A further understanding of the nature and the advantages of particular embodiments disclosed herein may be realized by reference of the remaining portions of the specification and the attached drawings.

BRIEF DESCRIPTION OF THE DRAWINGS

FIG. 1 depicts an example of a system for automatic bus routing according to one embodiment.

FIG. 2 depicts a simplified flowchart of a method for automatically routing a bus according to one embodiment.

FIG. 3 depicts a simplified flowchart of a more detailed method for determining bus routing guidance according to one embodiment.

FIG. 4 depicts a simplified flowchart of a method for automatically routing the bus according to one embodiment.

FIG. 5 shows a more detailed example of a bus router according to one embodiment.

FIG. 6 shows an example of a situation when a pin taper is needed according to one embodiment.

FIG. 7 shows an example where a via is needed according to one embodiment.

FIG. 8 shows an example of a routed bus and the bus guidance according to one embodiment.

DETAILED DESCRIPTION OF EMBODIMENTS

FIG. 1 depicts an example of a system 100 for automatic bus routing according to one embodiment. A computing device 102 may be used to perform the automatic bus routing. Computing device 102 may include a personal computer, work station, laptop computer, or any other computing device. Computing device 102 may also include a distributed set of computing devices.

An electronic design, such as of an integrated circuit, may be received by a bus router 104. The integrated circuit design may include a layout of the integrated circuit. In one example, a net-list of the integrated circuit design may be input to bus router 104. The net-list may include a listing of nets in the design. The net-list describes the connectivity of the electronic design and may include the instances, nets, and some attributes. In other embodiments, other descriptions of the circuit design may be received, such as descriptions provided in hardware description language (HDL).

Bus router 104 identifies buses that properly connect a group of nets in the layout of the design. Each net may include two or more pins. For example, a 2-pin net may include a source pin and a destination pin. The pins of the net may be connected by one or more wire segments. For example, source pins may be connected to destination pins. A bus may connect a group of nets using multiple wires. Bus router 104 may automatically route a bus between a group of source pins and target pins for the bus nets while obeying the design rules of the design. The wires of the bus nets are routed together and in parallel going through a substantially similar routing channel in the same routing layer and have about the same wire length. Bus router 104 routes the group of nets at one time and does not route the nets individually. This saves computing time in routing the bus. For example, search time may be saved because the group of nets is routed once. Also, a net ordering issue is avoided because the nets are routed as a group. If nets were routed individually, the ordered may become a problem because the routing of one net may block the pin of another net, making that net unroutable.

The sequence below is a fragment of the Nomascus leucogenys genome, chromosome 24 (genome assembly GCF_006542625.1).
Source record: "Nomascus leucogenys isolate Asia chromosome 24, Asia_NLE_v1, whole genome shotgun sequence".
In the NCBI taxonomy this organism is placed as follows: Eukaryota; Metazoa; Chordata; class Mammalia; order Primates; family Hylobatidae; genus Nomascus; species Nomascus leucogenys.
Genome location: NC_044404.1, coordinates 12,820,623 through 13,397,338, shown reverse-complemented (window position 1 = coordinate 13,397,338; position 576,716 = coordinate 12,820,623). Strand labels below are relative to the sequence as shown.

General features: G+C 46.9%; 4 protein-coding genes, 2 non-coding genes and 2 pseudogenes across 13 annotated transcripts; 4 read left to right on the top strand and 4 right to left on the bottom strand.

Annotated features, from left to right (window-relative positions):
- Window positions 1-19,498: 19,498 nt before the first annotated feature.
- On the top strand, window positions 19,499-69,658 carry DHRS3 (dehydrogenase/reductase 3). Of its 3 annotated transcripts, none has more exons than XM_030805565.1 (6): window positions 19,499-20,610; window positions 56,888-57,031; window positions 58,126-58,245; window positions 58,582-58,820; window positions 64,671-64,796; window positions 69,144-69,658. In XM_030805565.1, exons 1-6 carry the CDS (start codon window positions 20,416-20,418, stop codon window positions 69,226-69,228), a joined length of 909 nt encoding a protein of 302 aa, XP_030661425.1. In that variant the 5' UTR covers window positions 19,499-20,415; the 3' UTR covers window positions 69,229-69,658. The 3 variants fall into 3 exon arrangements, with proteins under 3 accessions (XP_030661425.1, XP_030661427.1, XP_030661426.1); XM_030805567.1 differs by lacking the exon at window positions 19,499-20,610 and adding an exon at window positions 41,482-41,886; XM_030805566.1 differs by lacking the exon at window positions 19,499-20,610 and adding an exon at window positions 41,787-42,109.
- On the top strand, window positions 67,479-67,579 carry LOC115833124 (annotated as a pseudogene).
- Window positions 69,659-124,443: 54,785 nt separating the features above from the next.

FIG. 2 depicts a simplified flowchart 200 of a method for automatically routing a bus according to one embodiment. In step 202, bus router 104 receives an integrated circuit design. In one embodiment, the integrated circuit design may include a net-list and/or an integrated circuit layout.

In step 204, bus router 104 automatically identifies a bus. For example, bus router 104 determines a bus routing area that includes a first group of source pins and a second group of destination pins for a group of nets. In an integrated circuit design, a group of nets may be routed as a bus while a single net may be routed with single wire that does not follow the same path. For example, a group of nets that are located close to each other may be determined to be eligible for bus routing. In one example, the bus definition is based on the distance between pins for nets. For example, if the group of pins of nets is adjacent in terms of a certain amount of distance between the pins, they may be determined as a potential group for bus routing. A user may also define a bus manually. For example, a user can also manually define an area where nets will be searched for possible bus routing. In some embodiments, buses may be routed manually and automatically. Bus router 104 may route both types of buses based on a priority, such as user defined buses are routed with higher priority than automatically identified buses.

A net may include two pins: a source pin and a destination pin. If a bus is used with a 2-pin per net design, pins are grouped into two sets—a source pin set and a target pin set. For example, a first group of nets includes a first source pin set and a second destination pin set and the second group of nets includes a second source pin set and a second destination pin set. The first source pin set is connected to the second destination pin set and the second source pin set is connected to the first destination pin set. 2-pin bus routing is performed between the source pins and the target pins of nets. For a multiple-pin set bus routing, bus routing can be achieved by recursively calling the two-pin bus routing. For example, if nets include more than two pins, the pins may be broken into two pin sets that may be each routed.

Also, in determining the best routing solution, a routing layer selection is performed. If the source pins or target pins are located close enough, then a single-layer bus routing may be performed. Otherwise, a multi-layer bus routing may be determined. Multi-layer bus routing is where the bus is routed through multiple layers of the design.

In step 206, bus router 104 generates bus routing guidance. The bus routing guidance models a bus's path in the bus routing area that does not violate design rules for the design. In one embodiment, the bus routing guidance models a bus as a skinny wire with large spacing. The large spacing may be an estimated half width of the finally routed bus. Although a skinny wire with large spacing is described, it will be understood that wires with the width of the bus and regular spacing may also be used to determine the bus routing guidance. The bus routing guidance provides a clean path for the bus such that following the bus guidance, the final implementation of the bus can meet the width and spacing requirements of the design rules.